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Visualizing Dimensions

Children in Froebel's kindergarten played with cubes and with subdivided cubes, squares and subdivided squares, and rods and subdivided rods (Figure 17). Eight small cubes fit together to form a large cube, twice as long, twice as wide, and twice as high. Four square tiles fit together to form a large square, twice as long and twice as wide. Two thin rods form a rod twice as long as the original.

Children at all levels can explore similar exercises. Here is a small cardboard box filled with sand, wrapped in paper, and tied with string. Here is another box — twice as long, twice as wide, and twice as high. How much more string do we need to tie it, or paper to cover it, or sand to fill it? It isn't necessary to have the ability to measure length or area or volume in order to experiment and find the answers: twice as much string, four times as many sheets of paper, eight times as much sand.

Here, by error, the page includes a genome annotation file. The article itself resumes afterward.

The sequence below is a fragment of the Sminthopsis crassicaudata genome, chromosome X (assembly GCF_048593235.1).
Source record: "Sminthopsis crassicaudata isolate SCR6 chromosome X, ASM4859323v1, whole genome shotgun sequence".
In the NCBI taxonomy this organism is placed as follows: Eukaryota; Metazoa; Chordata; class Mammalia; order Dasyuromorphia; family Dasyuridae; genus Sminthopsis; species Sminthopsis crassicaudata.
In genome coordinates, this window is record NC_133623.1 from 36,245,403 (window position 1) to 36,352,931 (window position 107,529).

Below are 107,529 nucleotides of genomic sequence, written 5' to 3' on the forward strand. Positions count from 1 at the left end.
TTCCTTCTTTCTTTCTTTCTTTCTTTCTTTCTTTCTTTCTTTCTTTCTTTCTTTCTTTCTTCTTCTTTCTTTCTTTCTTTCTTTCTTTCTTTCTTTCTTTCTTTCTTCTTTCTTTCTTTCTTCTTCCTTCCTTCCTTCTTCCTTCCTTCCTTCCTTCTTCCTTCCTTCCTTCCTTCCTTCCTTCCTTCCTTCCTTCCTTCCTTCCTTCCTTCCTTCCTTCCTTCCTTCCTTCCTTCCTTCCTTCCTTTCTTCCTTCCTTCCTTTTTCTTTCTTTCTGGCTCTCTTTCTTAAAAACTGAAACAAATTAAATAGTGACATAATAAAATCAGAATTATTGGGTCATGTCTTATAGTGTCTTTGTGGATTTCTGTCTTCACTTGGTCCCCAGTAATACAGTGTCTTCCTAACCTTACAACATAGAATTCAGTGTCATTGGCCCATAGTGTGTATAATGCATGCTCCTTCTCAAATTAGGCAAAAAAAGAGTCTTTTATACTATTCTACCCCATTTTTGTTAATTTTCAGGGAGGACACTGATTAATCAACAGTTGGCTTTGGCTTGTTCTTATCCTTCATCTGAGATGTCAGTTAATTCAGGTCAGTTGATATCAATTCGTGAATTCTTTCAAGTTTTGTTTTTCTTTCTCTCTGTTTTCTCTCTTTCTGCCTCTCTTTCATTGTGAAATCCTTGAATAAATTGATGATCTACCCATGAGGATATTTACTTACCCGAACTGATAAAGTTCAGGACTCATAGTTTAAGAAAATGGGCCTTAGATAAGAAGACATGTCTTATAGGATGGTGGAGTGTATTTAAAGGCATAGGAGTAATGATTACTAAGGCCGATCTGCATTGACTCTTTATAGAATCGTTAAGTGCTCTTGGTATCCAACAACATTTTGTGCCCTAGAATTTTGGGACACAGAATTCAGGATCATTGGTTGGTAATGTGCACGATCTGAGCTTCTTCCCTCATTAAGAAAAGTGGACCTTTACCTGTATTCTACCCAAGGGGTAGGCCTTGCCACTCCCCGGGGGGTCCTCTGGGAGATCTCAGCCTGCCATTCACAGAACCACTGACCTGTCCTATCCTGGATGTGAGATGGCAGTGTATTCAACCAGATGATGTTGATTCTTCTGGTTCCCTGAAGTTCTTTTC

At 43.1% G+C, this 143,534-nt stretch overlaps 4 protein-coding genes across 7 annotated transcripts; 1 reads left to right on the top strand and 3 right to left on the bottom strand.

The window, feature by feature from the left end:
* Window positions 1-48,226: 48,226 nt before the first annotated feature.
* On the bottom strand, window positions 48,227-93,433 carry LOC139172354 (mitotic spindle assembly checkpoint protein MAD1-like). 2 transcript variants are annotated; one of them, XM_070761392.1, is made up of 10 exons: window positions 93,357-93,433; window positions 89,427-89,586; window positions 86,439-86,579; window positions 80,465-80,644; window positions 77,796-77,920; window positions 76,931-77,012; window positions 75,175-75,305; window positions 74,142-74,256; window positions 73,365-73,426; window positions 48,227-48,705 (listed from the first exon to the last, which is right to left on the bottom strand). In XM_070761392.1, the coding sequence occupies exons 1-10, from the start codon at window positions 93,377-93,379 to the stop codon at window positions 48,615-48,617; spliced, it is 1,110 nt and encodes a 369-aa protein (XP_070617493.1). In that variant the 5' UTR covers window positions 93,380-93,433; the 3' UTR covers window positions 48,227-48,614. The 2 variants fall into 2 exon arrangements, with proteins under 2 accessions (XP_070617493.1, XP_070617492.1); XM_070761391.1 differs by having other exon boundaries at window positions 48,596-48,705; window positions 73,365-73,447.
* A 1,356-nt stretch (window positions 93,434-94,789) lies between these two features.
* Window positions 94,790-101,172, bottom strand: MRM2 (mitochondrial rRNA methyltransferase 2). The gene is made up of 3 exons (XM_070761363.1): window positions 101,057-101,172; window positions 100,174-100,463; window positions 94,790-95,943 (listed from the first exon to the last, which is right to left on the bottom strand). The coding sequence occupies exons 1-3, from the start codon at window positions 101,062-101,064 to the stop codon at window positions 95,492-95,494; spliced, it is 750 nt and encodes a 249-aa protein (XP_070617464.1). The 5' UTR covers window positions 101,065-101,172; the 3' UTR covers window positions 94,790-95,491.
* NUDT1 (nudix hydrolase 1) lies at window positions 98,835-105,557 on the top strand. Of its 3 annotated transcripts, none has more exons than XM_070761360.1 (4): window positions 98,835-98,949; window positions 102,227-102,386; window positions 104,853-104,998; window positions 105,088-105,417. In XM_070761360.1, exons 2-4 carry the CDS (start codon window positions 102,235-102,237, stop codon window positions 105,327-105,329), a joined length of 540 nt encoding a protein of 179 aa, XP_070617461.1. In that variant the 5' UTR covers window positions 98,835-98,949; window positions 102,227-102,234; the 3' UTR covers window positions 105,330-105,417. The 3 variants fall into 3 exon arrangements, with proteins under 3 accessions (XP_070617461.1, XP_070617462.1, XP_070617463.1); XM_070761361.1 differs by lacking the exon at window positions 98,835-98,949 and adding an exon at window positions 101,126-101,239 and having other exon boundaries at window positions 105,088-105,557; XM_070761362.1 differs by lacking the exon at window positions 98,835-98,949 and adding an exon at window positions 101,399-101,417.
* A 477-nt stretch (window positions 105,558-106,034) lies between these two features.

Figure 17. Nested cubes, squares, and rods illustrate the fundamental property of doubling factors: they represent the power of 2, depending on dimension.

These perceptions about changes of scale can take place even before the child has much experience with multiplication, and they can reinforce understanding of arithmetic processes. [an error occurred while processing this directive]